People often mistook him for a Walmart greeter because of the smiley face pin he wore on his chest each day. He had never worked at Walmart, though he did do a brief stint at K-Mart the summer before he had started graduate school. It was just that he really liked smiley faces. They made him feel smiley on the inside.
Josh was a man filled with passion. Some people never find what they want to do in life and Josh was lucky. Josh knew as soon as he joined the Student Life Committee his sophomore year of college. Above all else Josh wanted to curate events for college students.
There are many amazing things about the world and one of those amazing things is that there is an advanced degree for people who want to spend their lives curating events for college students called “Student Affairs and Higher Education.”
Josh graduated at a time of cuts in the academic community. No one wanted to hire someone to spend more money to distract the students from their studying. That’s when it all started, when Josh decided to throw a small birthday carnival for his friend Heather.
Josh had been in love with Heather for all of college. People often asked if they were dating, which hurt his heart a little each time they said it. “No,” he said. “Just friends” and everyone laughed because there was something funny about unrequited love.
While Josh was getting his master’s degree, Heather had become a high powered lawyer who wore suits each day. Josh never wore a suit. Josh always wore jeans, a t-shirt and his smiley face pin.
Josh wanted to do something really nice for Heather’s birthday and he knew how much she had enjoyed the spring carnival the college had thrown each year and so he took out a small loan and rented some equipment and set up a carnival in Heather’s front yard for her to wake up to in the morning.
Heather was very shocked and surprised and said, “Oh my gosh, Josh,” and then they laughed because “gosh” and “Josh” rhymed. Heather rode the rides a couple of times and ate a plate of cheese curds and grabbed some cotton candy and then said,
“Well, I have to go to work, thanks again, Josh.” She hugged him and it felt so nice.
Josh still had the rides and the food stands rented for the rest of the day so he checked, Facebook, one of his favorite social networks to see who else was having a birthday that day. Josh had an extensive Facebook presence due to his heavy involvement in various collegiate activities. He felt it was important to send friend requests to as many students as possible in order to keep them fully informed about all of the events happening on campus. He was pleased when he found that Byron, another friend from college, also had a birthday that day.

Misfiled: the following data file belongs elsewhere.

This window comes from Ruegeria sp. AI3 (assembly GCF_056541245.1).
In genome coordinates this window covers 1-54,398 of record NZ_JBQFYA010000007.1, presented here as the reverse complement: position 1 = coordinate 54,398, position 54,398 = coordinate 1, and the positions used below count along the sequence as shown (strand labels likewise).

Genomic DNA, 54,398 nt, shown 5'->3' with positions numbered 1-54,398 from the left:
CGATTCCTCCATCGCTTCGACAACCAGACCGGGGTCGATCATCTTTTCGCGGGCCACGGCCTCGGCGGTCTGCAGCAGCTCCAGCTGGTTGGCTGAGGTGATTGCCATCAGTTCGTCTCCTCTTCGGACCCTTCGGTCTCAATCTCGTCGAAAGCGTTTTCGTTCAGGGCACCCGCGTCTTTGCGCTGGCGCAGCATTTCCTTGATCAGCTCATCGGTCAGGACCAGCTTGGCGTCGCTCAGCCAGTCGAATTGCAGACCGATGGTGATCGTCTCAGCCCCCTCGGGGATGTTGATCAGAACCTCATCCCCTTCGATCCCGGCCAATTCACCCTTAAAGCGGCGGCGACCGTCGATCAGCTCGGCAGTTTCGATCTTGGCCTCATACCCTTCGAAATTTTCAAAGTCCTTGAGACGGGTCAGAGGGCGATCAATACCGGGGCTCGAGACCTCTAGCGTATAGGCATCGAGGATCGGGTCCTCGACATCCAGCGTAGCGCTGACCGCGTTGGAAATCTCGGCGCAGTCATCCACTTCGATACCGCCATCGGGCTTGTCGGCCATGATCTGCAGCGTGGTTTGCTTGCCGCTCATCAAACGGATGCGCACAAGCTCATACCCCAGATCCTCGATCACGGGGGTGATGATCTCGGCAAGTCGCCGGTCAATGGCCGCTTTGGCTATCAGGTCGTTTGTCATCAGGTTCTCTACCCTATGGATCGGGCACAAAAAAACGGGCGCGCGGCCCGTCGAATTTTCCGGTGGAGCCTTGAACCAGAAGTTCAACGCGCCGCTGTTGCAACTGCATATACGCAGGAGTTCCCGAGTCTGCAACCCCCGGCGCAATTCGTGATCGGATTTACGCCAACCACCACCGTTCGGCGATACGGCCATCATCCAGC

Josh and Byron had never been particularly close and had not kept in touch after college, but Josh was able to find Byron’s address through the alumni directory that he kept in his car at all times. He led the carnival on a procession through the suburbs of Chicago before arriving at Byron’s house. Byron was even more ecstatic than Heather had been. Byron apparently, had not yet gotten a job since graduating three years prior and was still living in his parent’s house. He had gained forty pounds and his girlfriend had left him. The carnival was the only nice thing anyone had done for him in years.
“Thanks, man,” he said as tears rolled down his cheeks.
Josh had such a nice time setting up carnivals that day that he extended his rental contracts and brought his traveling student activity center from birthday to birthday. Soon he was getting requests from former classmates, ones that he hadn’t even really known, to show up at their doors. This is when he started getting behind. Many people had relocated after college and sometimes it took him several days to reach their homes. Still, he vowed, he was going to get a carnival to everyone who wanted one.
Instead of a birthday carnival, it became known as the carnival surprise. Graduates of the college woke up on random days throughout the year to find Josh standing at their door with his smiley face pin and a myriad of rides behind him.
“I was worried you weren’t going to make it,” they said before they hugged him. It was always that hug that brought Josh the most satisfaction.
Some of Josh’s former classmates, ones who had been less successful, started to join on Josh’s caravan. They traveled from Chicago to San Francisco, to Texas, to Boston, to Canada. The only Student Affairs counselor to ever bring the activities to the alumni in their homes. There were only a couple of people who didn’t appreciate the surprise, who said, “Who are you? Please leave my property.” Everyone else was so happy to have a party, so happy to see his smiling face and his smiley face and to shove cotton candy down their throats early in the morning.
Tasha Coryell is an MFA Candidate at the University of Alabama where she is working on a novel about murderous sorority girls. Her work has been featured in [PANK], The Collagist, Word Riot and other journals. You can find Tasha tweeting under @tashaaaaaaa and more work from her at tashacoryell.com